Great example Guy. Tunnel vision is often the result in an extremely stressful situation. The military attempts to train soldiers to not have this affect because it affects combat effectiveness. I have found that how an individual reacts under stress is a combination of several factors:

1. Training-the individual must have been trained in techniques that are effective in that situation. When I say trained, I mean practiced to the point that techniques are second nature (which should be the goal of all training).

2. Mind Set-an individual must have menal preparation for the situation. One of the best bits of advice I ever received dealing with knife fighting is "expect to get cut." Too many schools teach that you won't get cut if you respond X to technique Y. It's crap! Prepare to get cut and when it happens you will be able to function through it. When I teach knife fighting, we use large red markers and white t-shirts. You know when you've been hit by the bright red mark!

3. Physical fitness-I'm not saying you need to be an Olympic athlete, but you need to be able to physically endure the encounter.

This applies to any stressful event-whether it is the loss of control of a vehicle, a stranger in our home, or what not...

Now how to prepare: First, the easiest of the three is physical fitness. I suggest walking, running, biking, or anything-just get moving. It is important to improve or maintain your physical fitness. Try different exercises, but try something. Just a note, make sure you check with a doctor before you get started.

The other two are somewhat harder. Aikido begins training us mentally to deal with confrontation. Successful mental training involves clearing one's mind to allow the body to react to events without excessive thought, just instinct. I feel randori is excellent at this. At some point, you become overwhelmed and techniques are not thought out, you just react. Great mental preparation for actual stressful encounters.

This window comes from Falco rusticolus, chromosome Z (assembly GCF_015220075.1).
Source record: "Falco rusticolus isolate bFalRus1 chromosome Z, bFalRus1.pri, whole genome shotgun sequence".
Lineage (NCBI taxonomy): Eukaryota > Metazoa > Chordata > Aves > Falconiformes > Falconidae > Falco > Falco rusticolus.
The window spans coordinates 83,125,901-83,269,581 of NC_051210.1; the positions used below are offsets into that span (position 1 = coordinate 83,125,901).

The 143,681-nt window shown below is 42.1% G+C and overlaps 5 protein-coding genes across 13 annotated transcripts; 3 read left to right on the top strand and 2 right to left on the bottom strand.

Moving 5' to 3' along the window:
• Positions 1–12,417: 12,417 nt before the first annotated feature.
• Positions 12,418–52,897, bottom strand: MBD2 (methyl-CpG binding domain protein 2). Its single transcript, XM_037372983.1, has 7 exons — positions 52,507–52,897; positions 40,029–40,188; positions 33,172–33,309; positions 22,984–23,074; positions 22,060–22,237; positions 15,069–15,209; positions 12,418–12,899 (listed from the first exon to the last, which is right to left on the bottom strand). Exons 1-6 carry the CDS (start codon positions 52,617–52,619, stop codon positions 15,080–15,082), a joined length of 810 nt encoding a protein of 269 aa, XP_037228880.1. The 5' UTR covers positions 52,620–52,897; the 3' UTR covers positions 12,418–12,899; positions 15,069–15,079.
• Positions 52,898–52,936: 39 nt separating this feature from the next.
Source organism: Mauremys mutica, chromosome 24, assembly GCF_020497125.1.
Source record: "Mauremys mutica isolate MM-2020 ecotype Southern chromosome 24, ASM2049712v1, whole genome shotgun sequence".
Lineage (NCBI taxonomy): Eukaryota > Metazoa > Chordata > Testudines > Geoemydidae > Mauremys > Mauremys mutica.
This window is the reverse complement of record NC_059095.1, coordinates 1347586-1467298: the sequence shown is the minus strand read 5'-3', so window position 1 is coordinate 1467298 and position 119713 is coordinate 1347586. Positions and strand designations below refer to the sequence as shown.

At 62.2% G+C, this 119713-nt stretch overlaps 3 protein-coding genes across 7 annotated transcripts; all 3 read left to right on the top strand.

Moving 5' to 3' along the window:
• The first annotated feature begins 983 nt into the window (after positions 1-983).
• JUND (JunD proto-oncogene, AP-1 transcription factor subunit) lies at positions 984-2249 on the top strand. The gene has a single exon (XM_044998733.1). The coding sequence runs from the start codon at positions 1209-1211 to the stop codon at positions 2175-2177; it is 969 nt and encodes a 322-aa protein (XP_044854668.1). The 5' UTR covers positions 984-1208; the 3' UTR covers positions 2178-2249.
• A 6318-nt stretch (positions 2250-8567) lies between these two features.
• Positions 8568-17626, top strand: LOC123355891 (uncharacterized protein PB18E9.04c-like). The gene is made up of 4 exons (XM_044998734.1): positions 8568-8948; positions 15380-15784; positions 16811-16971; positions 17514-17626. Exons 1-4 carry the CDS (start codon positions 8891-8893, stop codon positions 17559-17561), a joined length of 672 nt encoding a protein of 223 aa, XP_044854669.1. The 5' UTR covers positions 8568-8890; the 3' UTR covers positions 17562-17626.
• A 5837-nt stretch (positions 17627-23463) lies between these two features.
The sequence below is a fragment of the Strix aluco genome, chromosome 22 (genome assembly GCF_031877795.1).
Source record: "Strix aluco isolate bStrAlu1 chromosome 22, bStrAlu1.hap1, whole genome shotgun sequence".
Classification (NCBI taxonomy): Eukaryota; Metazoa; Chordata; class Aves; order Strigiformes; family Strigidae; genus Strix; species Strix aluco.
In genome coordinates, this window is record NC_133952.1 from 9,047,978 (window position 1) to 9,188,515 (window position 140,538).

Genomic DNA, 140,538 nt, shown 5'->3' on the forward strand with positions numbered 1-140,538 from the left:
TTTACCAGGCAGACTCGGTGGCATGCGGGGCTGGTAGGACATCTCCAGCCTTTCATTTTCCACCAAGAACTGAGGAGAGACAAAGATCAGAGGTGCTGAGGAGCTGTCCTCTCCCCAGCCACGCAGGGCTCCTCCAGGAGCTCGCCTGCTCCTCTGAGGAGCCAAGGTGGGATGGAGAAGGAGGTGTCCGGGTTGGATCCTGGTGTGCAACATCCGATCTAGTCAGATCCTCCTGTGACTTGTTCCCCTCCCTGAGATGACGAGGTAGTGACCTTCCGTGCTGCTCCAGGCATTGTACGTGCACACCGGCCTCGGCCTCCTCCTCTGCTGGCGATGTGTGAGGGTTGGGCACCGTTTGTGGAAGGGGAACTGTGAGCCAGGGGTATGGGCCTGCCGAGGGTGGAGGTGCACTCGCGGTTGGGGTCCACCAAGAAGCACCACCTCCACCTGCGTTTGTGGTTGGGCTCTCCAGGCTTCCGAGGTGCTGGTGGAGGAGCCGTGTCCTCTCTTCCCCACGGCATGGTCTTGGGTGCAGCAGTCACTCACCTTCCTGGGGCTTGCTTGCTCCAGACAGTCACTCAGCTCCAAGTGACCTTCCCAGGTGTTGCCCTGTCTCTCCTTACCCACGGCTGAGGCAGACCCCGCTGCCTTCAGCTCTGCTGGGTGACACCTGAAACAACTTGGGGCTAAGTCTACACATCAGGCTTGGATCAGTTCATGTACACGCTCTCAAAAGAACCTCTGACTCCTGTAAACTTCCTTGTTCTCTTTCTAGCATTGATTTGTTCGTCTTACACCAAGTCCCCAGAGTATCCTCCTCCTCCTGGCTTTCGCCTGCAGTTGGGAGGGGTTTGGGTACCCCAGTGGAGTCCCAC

Finally, techniques. I believe in training as you fight. I like techniques to be progressive, but should be done to the point of actual success. What I mean is, ensure uke provides nage with a committed attack and nage does the technique to actually take uke's balance or energy. If the nikkyo doesn't hurt, don't drop! Make nage apply the technique correctly, we owe to each other. Finally, ensure to increase resistance as well as speed as proficiency increases. Samurai practiced with bokken at full speed, yet remain controlled enough to stop prior to contact. This allowed them to learn to react during combat. Baseball players don't practice hitting with a nice slow underhand pitch. They practice with a pitch thrown as hard as in an actual game. You cannot learn to hit in a game if you never see a ball pitched that fast. This applies to martial arts as well. You can't learn to defend against a punch if no one ever throws one at you. Don't be afraid to get hit, it helps you techniques. You'll learn where you left vulnerable, as well as where you weren't paying attention.

Greg Makuch
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Old 05-07-2004, 03:54 PM   #10
gasman
 
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Re: How to get past the stress response?

Quote:
drDalek wrote:
We have all heard about things like tunnel vision, freezing up, losing small muscle control due to adrenaline and our bodies natural response to stress, all factors that work against applying the principles of Aikido to a situation. What do you do to minimize or eradicate this natural biological response?